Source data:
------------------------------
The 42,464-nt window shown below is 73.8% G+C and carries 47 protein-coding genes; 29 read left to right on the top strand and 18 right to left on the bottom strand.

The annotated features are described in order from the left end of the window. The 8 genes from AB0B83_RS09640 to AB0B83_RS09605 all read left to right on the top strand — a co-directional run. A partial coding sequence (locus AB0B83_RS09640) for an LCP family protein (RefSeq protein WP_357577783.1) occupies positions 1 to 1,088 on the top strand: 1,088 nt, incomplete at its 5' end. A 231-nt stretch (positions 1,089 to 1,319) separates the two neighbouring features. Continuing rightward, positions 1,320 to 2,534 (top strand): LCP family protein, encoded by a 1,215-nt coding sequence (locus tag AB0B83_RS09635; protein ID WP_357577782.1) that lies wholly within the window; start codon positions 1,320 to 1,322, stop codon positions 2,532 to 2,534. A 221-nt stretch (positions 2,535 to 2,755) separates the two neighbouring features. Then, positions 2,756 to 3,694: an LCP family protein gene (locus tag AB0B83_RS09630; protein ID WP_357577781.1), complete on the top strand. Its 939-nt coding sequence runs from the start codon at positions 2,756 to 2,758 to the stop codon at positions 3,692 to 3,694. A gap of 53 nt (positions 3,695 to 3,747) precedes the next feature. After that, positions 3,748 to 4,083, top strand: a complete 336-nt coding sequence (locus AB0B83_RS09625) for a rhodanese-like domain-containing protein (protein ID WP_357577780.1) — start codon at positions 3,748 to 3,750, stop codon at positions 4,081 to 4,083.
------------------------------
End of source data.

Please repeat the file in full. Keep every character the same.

The 42,464-nt window shown below is 73.8% G+C and carries 47 protein-coding genes; 29 read left to right on the top strand and 18 right to left on the bottom strand.

The annotated features are described in order from the left end of the window. The 8 genes from AB0B83_RS09640 to AB0B83_RS09605 all read left to right on the top strand — a co-directional run. A partial coding sequence (locus AB0B83_RS09640) for an LCP family protein (RefSeq protein WP_357577783.1) occupies positions 1 to 1,088 on the top strand: 1,088 nt, incomplete at its 5' end. A 231-nt stretch (positions 1,089 to 1,319) separates the two neighbouring features. Continuing rightward, positions 1,320 to 2,534 (top strand): LCP family protein, encoded by a 1,215-nt coding sequence (locus tag AB0B83_RS09635; protein ID WP_357577782.1) that lies wholly within the window; start codon positions 1,320 to 1,322, stop codon positions 2,532 to 2,534. A 221-nt stretch (positions 2,535 to 2,755) separates the two neighbouring features. Then, positions 2,756 to 3,694: an LCP family protein gene (locus tag AB0B83_RS09630; protein ID WP_357577781.1), complete on the top strand. Its 939-nt coding sequence runs from the start codon at positions 2,756 to 2,758 to the stop codon at positions 3,692 to 3,694. A gap of 53 nt (positions 3,695 to 3,747) precedes the next feature. After that, positions 3,748 to 4,083, top strand: a complete 336-nt coding sequence (locus AB0B83_RS09625) for a rhodanese-like domain-containing protein (protein ID WP_357577780.1) — start codon at positions 3,748 to 3,750, stop codon at positions 4,081 to 4,083.